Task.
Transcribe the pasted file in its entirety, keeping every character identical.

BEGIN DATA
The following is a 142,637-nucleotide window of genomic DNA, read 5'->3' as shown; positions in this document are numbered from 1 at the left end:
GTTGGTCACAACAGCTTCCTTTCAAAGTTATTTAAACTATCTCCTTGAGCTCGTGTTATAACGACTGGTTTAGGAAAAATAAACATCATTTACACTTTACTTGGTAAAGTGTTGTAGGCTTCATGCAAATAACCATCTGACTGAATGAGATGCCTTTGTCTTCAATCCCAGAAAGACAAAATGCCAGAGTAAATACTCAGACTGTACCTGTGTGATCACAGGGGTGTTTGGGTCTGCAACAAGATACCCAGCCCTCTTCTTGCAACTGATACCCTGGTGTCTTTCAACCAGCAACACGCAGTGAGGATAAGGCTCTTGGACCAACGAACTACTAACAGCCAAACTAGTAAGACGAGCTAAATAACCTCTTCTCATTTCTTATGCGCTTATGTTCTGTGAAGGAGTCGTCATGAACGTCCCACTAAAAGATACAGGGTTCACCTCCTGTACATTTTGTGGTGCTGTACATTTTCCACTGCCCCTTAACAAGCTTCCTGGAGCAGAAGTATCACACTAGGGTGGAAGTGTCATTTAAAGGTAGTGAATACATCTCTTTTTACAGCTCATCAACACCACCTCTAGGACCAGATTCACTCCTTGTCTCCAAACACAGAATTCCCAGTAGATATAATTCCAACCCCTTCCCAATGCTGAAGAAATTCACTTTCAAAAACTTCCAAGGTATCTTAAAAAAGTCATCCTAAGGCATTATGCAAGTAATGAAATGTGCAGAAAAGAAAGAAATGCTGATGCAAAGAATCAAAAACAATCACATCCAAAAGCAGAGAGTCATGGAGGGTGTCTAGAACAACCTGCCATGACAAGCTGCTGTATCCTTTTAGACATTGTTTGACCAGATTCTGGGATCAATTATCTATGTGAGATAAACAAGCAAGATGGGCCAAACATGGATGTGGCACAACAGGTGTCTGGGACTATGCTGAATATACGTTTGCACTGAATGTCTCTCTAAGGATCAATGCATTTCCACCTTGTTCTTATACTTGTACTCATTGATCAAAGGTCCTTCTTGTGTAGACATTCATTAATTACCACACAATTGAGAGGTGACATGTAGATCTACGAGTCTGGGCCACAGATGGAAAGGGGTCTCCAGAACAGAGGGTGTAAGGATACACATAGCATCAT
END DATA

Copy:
The following is a 142,637-nucleotide window of genomic DNA, read 5'->3' as shown; positions in this document are numbered from 1 at the left end:
GTTGGTCACAACAGCTTCCTTTCAAAGTTATTTAAACTATCTCCTTGAGCTCGTGTTATAACGACTGGTTTAGGAAAAATAAACATCATTTACACTTTACTTGGTAAAGTGTTGTAGGCTTCATGCAAATAACCATCTGACTGAATGAGATGCCTTTGTCTTCAATCCCAGAAAGACAAAATGCCAGAGTAAATACTCAGACTGTACCTGTGTGATCACAGGGGTGTTTGGGTCTGCAACAAGATACCCAGCCCTCTTCTTGCAACTGATACCCTGGTGTCTTTCAACCAGCAACACGCAGTGAGGATAAGGCTCTTGGACCAACGAACTACTAACAGCCAAACTAGTAAGACGAGCTAAATAACCTCTTCTCATTTCTTATGCGCTTATGTTCTGTGAAGGAGTCGTCATGAACGTCCCACTAAAAGATACAGGGTTCACCTCCTGTACATTTTGTGGTGCTGTACATTTTCCACTGCCCCTTAACAAGCTTCCTGGAGCAGAAGTATCACACTAGGGTGGAAGTGTCATTTAAAGGTAGTGAATACATCTCTTTTTACAGCTCATCAACACCACCTCTAGGACCAGATTCACTCCTTGTCTCCAAACACAGAATTCCCAGTAGATATAATTCCAACCCCTTCCCAATGCTGAAGAAATTCACTTTCAAAAACTTCCAAGGTATCTTAAAAAAGTCATCCTAAGGCATTATGCAAGTAATGAAATGTGCAGAAAAGAAAGAAATGCTGATGCAAAGAATCAAAAACAATCACATCCAAAAGCAGAGAGTCATGGAGGGTGTCTAGAACAACCTGCCATGACAAGCTGCTGTATCCTTTTAGACATTGTTTGACCAGATTCTGGGATCAATTATCTATGTGAGATAAACAAGCAAGATGGGCCAAACATGGATGTGGCACAACAGGTGTCTGGGACTATGCTGAATATACGTTTGCACTGAATGTCTCTCTAAGGATCAATGCATTTCCACCTTGTTCTTATACTTGTACTCATTGATCAAAGGTCCTTCTTGTGTAGACATTCATTAATTACCACACAATTGAGAGGTGACATGTAGATCTACGAGTCTGGGCCACAGATGGAAAGGGGTCTCCAGAACAGAGGGTGTAAGGATACACATAGCATCAT